International online geek-hacktivist collective Anonymous threw their support behind controversial activist non-profit organization Invisible Children and their current project Kony 2012, which is quickly spreading online in the form of a 30-minute-long call to arms against Ugandan guerilla leader Joseph Kony. In Anonymous's video declaration of support they name April 20, 2012 as a day of action.
The video, posted by an account called anonyops addresses the citizens of the world. The declaration outlines Invisible Children's message, and goes one step further, equating Kony with Osama ben Laden and Adolf Hitler.
Anonymous states that they have announced solidarity with invisible Children, and continue to explain that every person who considers himself a member of Anonymous must take part in what they have dubbed Operation Kony 2012.
We must ban together to stop evil or else we are hypocrites, the video argues.
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According to the video, April 20, 2012, will be the group's official day of action in order to bring attention to the Kony 2012 movement.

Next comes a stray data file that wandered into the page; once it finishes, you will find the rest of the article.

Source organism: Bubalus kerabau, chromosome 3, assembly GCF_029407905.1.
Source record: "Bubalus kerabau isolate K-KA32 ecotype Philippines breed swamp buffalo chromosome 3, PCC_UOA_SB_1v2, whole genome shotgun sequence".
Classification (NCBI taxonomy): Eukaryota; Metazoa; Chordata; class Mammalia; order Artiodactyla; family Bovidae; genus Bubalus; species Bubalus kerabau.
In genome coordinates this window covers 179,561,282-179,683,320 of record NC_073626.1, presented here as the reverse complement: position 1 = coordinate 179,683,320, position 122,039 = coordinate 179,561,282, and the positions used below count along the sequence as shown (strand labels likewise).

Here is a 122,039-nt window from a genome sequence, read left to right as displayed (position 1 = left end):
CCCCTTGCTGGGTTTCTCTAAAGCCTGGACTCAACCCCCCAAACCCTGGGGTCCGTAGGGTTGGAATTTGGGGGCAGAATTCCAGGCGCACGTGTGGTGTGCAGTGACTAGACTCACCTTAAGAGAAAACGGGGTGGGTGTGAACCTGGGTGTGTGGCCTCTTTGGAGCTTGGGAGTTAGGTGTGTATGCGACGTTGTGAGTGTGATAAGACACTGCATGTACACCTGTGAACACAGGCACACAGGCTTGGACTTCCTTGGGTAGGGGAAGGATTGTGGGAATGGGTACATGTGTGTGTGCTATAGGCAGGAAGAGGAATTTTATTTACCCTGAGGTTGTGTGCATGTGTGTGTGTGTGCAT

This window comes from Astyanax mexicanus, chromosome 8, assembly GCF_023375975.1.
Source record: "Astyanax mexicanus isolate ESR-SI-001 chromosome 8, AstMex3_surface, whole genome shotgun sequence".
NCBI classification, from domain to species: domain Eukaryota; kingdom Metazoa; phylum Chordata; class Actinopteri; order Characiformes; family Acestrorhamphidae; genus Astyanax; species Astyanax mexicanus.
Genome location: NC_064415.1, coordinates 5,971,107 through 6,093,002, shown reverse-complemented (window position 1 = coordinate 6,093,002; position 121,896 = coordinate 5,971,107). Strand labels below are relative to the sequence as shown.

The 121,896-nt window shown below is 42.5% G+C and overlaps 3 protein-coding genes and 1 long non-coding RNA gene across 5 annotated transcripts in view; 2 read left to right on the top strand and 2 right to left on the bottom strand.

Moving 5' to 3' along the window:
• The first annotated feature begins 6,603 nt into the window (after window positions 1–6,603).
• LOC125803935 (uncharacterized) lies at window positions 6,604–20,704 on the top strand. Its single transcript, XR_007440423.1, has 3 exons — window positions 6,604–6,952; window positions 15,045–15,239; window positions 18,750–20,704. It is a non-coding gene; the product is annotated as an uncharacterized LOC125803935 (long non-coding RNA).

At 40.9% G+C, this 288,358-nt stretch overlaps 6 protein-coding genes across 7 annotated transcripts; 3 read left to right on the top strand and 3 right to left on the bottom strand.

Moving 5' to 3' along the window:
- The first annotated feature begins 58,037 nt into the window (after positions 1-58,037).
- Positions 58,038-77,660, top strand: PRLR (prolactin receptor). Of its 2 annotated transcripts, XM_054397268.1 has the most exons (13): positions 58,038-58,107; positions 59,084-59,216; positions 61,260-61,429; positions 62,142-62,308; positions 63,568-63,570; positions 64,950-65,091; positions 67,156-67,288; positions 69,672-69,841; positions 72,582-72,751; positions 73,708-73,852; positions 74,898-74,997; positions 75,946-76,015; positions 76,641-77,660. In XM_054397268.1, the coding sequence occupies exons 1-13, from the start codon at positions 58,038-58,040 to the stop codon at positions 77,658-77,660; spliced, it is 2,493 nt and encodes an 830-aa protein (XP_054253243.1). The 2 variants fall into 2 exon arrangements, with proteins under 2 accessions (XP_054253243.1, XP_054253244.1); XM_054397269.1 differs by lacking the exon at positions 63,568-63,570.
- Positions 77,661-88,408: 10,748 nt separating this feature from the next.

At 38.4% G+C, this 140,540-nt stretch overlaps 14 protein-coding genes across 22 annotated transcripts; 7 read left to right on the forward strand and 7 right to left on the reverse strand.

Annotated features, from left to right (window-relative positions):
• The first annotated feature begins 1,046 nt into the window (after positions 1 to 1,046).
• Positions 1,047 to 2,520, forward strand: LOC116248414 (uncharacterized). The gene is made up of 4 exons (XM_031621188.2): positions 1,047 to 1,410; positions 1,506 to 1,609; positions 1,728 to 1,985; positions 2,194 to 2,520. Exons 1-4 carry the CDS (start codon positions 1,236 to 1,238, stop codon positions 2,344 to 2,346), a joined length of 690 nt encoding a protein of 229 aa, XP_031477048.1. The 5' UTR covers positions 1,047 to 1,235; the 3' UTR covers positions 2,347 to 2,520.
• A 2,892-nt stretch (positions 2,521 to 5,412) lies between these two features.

We will converge in the night, Anonymous warns. We will have posters, flyers, signs and anything that will bring attention to the people. On every single street corner, every building, every institution there will be signs demanding justice against Joseph Kony.
The video ends with Anonymous's tagline, slightly modified for Kony's benefit.
We are anonymous. We are legion. We do not forgive. We do not forget. Joseph Kony, expect us all.
An Anonymous members has also rewritten the lyrics to the theme song The Fresh Prince of Bel-Air, in order to draw attention to the humanitarian issue, dubbing new lyrics the Operation Kony song.
Controversy Surrounds Invisible Children and Kony 2012
The Kony 2012 video has been drawing criticism as well as support. While most critics agree that Joseph Kony is a war criminal who deserves to be brought to justice for his use of child soldiers in the Lord's Resistance Army (LRA), they challenge Invisible Children's motives as well as why they have waited so long to launch this campaign, considering that Kony and the LRA have been terrorizing Uganda, Congo, and Sudan for over 25 years, while killing thousands and kidnapping around 66,000 children.
Foreign Affairs challenged Invisible Children's strategies and motives last November.
Such organizations have manipulated facts for strategic purposes, exaggerating the scale of LRA abductions and murders and emphasizing the LRA's use of innocent children as soldiers, and portraying Kony -- a brutal man, to be sure -- as uniquely awful, a Kurtz-like embodiment of evil, the magazine reported.
A Tumblr blog called Visible Children which criticizes the Kony 2012 campaign has received heavy Internet traffic.
These problems are highly complex, not one-dimensional and, frankly, aren't of the nature that can be solved by postering, film-making and changing your Facebook profile picture, as hard as that is to swallow, the blog says.